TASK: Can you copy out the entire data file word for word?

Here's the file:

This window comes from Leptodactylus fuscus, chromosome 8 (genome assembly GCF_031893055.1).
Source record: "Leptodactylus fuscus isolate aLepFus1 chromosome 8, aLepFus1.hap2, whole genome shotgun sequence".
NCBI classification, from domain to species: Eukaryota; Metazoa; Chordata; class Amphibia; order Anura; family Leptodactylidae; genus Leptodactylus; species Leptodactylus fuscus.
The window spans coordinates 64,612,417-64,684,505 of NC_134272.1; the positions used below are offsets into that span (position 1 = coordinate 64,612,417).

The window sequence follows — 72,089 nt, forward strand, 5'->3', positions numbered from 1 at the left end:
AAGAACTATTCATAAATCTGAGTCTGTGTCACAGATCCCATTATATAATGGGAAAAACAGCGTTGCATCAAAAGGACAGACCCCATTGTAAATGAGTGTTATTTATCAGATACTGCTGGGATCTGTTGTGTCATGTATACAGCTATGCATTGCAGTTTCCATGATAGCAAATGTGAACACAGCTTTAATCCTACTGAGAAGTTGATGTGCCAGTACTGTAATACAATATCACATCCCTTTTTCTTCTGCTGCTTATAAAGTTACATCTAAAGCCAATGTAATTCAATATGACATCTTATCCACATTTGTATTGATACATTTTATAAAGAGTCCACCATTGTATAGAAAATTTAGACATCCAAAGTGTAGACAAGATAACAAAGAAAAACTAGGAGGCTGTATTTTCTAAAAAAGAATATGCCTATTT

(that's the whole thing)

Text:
This window comes from Leptodactylus fuscus, chromosome 8 (genome assembly GCF_031893055.1).
Source record: "Leptodactylus fuscus isolate aLepFus1 chromosome 8, aLepFus1.hap2, whole genome shotgun sequence".
NCBI classification, from domain to species: Eukaryota; Metazoa; Chordata; class Amphibia; order Anura; family Leptodactylidae; genus Leptodactylus; species Leptodactylus fuscus.
The window spans coordinates 64,612,417-64,684,505 of NC_134272.1; the positions used below are offsets into that span (position 1 = coordinate 64,612,417).

The window sequence follows — 72,089 nt, forward strand, 5'->3', positions numbered from 1 at the left end:
AAGAACTATTCATAAATCTGAGTCTGTGTCACAGATCCCATTATATAATGGGAAAAACAGCGTTGCATCAAAAGGACAGACCCCATTGTAAATGAGTGTTATTTATCAGATACTGCTGGGATCTGTTGTGTCATGTATACAGCTATGCATTGCAGTTTCCATGATAGCAAATGTGAACACAGCTTTAATCCTACTGAGAAGTTGATGTGCCAGTACTGTAATACAATATCACATCCCTTTTTCTTCTGCTGCTTATAAAGTTACATCTAAAGCCAATGTAATTCAATATGACATCTTATCCACATTTGTATTGATACATTTTATAAAGAGTCCACCATTGTATAGAAAATTTAGACATCCAAAGTGTAGACAAGATAACAAAGAAAAACTAGGAGGCTGTATTTTCTAAAAAAGAATATGCCTATTT